Shujaa relegation from the World Rugby Sevens Series a chance to re-lay foundations for 2024 and beyond

RUGBY Shujaa relegation from the World Rugby Sevens Series a chance to re-lay foundations for 2024 and beyond

Mark Kinyanjui 11:00 - 28.12.2023

Shujaa’s recovery process already looks promising having qualified for the Olympics in September and winning Safari Sevens in November. Can they win back promotion to the World Series in 2024?

May 21, 2023 was a dark day for Kenyan rugby. It was a day when Kenya ended it’s 19-year core status at the highest level of World Sevens Rugby after years of mismanagement finally caught up with them.

In the build up to that dark day, Shujaa, then coached by Damian McGrath, had been running on empty for the first two legs of the season as the side had to make do without a shirt sponsor, as players did not have any real source of income.

Although SportPesa came in handy in December 2022, the resources were not enough to motivate the boys into doing well, which prompted Willy Ambaka to wave a tearful goodbye to professional rugby after years of venting his frustrations online on the way the team was being managed.

“It's been a long journey for me, I feel that the body is already burning up but at the same time it has been a memorable 13 years and I'm happy with everything.

We have a good bunch of boys that are here but all in all I just want to thank God and appreciate what World Rugby has done,” said Ambaka in an interview with World Rugby.

Alongside Billy Odhiambo who also recently retired in November, Ambaka was the last man standing from the golden generation of players that managed to finish fifth in the 2012/13 season under Mike Friday.

That season, Kenya was getting well beaten in almost every leg, and it was attributed down to the fact that Shujaa summoned a relatively young and inexperienced side for the 2022-23 campaign. 

While some of the players gave a good account of themselves, most notably Alvin ‘Buffa’ Otieno and Kevin Wekesa, they ultimately fell short when it mattered most.

Kenya ended with 40 points by the 10th leg in Toulouse, having failed to make it to the cup quarter-final in any of the legs. 

Seven points was the highest they recorded in a leg, doing it in Hamilton, Vancouver and Singapore, while they could only manage one point in Hong Kong (twice) and Los Angeles.

Shujaa headed to London knowing only a win would see them retain their top flight status which has stood since the 2004-05 season with Canada, Uruguay and Tonga their opponents in the round-robin relegation playoff where the winner will be the 12th team in the Series next season.

They started with a 24-19 win over the Canada followed by a 38-26 victory against Tonga on Saturday and despite falling 14-10 to Uruguay on Sunday, they still had a chance to clinch their slot had they beaten the Canadians. They failed to do it, losing their lofty status.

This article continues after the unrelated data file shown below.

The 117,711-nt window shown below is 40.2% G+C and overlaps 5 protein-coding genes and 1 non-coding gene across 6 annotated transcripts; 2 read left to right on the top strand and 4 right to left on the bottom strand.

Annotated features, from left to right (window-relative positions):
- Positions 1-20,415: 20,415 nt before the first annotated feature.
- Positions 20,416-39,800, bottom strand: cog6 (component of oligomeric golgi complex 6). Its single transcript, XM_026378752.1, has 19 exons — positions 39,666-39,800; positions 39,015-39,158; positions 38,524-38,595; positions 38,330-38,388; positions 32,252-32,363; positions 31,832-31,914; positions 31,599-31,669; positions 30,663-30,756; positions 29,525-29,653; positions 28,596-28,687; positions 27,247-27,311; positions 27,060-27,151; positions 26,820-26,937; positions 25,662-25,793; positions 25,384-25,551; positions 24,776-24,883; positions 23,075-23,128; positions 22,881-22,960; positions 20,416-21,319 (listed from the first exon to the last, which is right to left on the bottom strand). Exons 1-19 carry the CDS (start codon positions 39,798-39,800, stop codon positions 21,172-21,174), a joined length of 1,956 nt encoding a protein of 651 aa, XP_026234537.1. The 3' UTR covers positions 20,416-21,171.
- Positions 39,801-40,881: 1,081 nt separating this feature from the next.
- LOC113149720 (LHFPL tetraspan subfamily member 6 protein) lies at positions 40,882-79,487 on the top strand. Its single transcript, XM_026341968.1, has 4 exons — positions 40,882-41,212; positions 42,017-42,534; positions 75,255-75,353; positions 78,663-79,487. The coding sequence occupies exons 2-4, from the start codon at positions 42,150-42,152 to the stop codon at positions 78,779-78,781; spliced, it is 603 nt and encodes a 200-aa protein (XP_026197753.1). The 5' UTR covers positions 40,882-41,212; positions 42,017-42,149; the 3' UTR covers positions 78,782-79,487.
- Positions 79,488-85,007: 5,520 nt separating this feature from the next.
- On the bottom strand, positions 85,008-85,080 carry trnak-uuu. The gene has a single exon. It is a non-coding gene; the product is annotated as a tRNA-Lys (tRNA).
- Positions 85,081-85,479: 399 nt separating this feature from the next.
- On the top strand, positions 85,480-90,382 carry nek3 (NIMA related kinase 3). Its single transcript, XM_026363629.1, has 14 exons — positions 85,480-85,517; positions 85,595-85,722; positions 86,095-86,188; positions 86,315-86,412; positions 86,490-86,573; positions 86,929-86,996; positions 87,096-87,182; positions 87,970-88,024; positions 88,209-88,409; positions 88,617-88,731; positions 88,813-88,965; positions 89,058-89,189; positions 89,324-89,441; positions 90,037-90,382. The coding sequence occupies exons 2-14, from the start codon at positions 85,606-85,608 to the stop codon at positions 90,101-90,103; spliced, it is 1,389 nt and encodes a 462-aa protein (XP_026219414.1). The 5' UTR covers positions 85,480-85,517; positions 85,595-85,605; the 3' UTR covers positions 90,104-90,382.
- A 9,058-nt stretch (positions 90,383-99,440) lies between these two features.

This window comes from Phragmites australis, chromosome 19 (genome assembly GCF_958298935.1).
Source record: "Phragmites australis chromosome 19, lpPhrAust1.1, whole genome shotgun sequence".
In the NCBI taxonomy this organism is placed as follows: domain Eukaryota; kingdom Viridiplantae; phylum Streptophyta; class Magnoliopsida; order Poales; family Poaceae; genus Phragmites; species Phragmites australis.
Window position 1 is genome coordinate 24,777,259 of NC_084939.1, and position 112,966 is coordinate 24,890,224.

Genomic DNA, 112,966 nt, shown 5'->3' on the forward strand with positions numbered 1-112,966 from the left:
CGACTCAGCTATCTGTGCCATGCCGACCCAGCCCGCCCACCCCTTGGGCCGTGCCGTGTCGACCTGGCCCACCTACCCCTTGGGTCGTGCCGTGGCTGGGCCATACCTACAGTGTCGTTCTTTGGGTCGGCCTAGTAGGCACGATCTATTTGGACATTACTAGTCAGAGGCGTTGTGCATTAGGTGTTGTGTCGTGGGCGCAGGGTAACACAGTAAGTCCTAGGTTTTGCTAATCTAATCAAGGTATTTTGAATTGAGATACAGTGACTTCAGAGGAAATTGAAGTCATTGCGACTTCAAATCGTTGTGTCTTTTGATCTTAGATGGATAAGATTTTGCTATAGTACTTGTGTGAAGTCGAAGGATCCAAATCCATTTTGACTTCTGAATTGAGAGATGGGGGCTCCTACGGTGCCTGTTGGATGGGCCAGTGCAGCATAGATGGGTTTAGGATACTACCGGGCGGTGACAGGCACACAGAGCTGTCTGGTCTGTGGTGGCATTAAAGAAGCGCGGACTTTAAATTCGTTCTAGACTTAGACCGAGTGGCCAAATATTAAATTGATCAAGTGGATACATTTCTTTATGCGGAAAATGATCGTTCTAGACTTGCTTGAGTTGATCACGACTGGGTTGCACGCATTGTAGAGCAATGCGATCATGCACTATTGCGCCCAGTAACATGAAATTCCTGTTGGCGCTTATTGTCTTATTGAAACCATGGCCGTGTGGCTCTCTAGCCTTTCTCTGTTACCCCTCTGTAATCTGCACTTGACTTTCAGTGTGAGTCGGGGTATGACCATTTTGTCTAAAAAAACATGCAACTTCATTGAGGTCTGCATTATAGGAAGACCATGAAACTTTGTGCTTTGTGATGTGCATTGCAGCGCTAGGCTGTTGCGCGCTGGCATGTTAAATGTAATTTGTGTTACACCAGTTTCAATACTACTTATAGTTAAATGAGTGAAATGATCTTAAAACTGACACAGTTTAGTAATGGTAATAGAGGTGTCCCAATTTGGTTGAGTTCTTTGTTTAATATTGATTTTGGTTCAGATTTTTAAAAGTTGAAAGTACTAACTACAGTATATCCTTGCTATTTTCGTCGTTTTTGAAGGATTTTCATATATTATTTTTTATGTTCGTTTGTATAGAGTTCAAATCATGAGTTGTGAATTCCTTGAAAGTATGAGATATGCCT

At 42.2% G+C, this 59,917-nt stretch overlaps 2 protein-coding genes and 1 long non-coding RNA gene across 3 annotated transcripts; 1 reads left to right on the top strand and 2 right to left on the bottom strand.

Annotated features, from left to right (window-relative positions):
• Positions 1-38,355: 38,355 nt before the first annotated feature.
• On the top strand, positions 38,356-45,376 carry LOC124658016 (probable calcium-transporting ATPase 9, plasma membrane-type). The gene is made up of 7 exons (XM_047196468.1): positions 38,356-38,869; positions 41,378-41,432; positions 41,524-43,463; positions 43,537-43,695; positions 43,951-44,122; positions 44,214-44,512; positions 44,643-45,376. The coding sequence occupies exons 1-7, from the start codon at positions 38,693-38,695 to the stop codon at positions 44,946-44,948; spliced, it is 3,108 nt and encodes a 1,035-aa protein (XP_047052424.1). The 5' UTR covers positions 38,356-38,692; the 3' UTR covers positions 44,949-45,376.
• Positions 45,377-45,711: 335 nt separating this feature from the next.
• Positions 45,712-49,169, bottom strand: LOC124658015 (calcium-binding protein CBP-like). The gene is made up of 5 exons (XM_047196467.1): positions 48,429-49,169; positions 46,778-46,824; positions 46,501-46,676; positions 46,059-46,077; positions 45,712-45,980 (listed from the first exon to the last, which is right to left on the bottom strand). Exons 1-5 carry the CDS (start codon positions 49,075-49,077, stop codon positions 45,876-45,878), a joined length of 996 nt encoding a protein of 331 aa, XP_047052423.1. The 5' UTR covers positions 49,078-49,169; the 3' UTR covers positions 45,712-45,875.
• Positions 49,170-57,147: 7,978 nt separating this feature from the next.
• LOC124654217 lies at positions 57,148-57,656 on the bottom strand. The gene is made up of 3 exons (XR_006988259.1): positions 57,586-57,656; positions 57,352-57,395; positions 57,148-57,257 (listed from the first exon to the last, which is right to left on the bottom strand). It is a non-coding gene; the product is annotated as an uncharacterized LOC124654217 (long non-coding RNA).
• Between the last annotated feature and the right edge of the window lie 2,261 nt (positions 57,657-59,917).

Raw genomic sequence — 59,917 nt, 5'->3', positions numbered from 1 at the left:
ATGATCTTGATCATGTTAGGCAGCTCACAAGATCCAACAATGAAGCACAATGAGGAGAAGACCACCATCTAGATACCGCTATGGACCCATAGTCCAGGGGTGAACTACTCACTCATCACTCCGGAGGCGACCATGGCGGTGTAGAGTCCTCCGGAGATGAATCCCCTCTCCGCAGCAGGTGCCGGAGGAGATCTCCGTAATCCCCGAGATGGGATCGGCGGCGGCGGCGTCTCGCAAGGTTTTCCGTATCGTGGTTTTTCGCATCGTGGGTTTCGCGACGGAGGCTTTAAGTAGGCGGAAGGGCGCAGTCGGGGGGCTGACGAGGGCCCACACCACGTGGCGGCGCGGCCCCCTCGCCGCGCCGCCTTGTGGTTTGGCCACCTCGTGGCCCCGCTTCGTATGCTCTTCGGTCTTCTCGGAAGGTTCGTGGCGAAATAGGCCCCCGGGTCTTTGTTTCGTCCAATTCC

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In reality, this had been coming given in the last five years, they have only managed a top 10 finish once, in 2017-18, when they finished eight.

 The following season, they were 13th, then 12th and after the Covid-19-interrupted 2020-21 campaign, they managed another 12th place last season followed by 13th in 2022-23.

Shujaa have been flirting with relegation and when a change of rules that cut the teams in the top flight from next season to 12 was effected, they found themselves in hot soup.

This prompted the new Kenya Rugby Union (KRU) board headed by Alexander ‘Sasha’ Mutai to shake up things. They appointed a new technical bench headed by Kevin Wambua, Louis Kisia and former captain Andrew Amonde coming in as strength and conditioning coach (SNC).

They were tasked with getting Kenya to qualify for the Olympics by winning the Africa Sevens Title, which they successfully did in Harare in September as they stormed to victory, having brushed every team on their way, including South Africa in the final.

Although they kept some experienced players in the set up, such as Vincent Onyala and Tony Omondi, who were named co-captains, they refreshed the squad with a core of new players that led the team to victory.

Daystar Falcons’ Patrick Odongo was one of the newbies that made a name for himself at the tournament.

He was named most valuable player despite the fact he played whilst moaning about the death of his mother, who unfortunately passed away in the days leading up to the tournament.

Their victory earned them 3 million Kenyan Shillings, as well as a plot of land at Kasarani to come up with a high performance center.

There was also a relatively comfortable Safari Sevens win in November using the same core of players, who will be expected to play a key part in trying to do well at the Challenger Series next year, which will act as a stepping stone to try and win it again next year.

They were also to take part in the Dubai Invitational Tournament in December to continue helping the side prepare for their first challenger tournament in the same city next month (January 14th), but owing to “logistical challenges” , attributed to the Sports Ministry’s decision to withdraw funding from competing in non-priority games.

Shujaa will be however hoping they can carry on their momentum from the Olympic Qualifiers and the Safari Sevens onto the challenger series to stand a chance of winning back promotion, as well as to do well at the forthcoming Paris Olympics.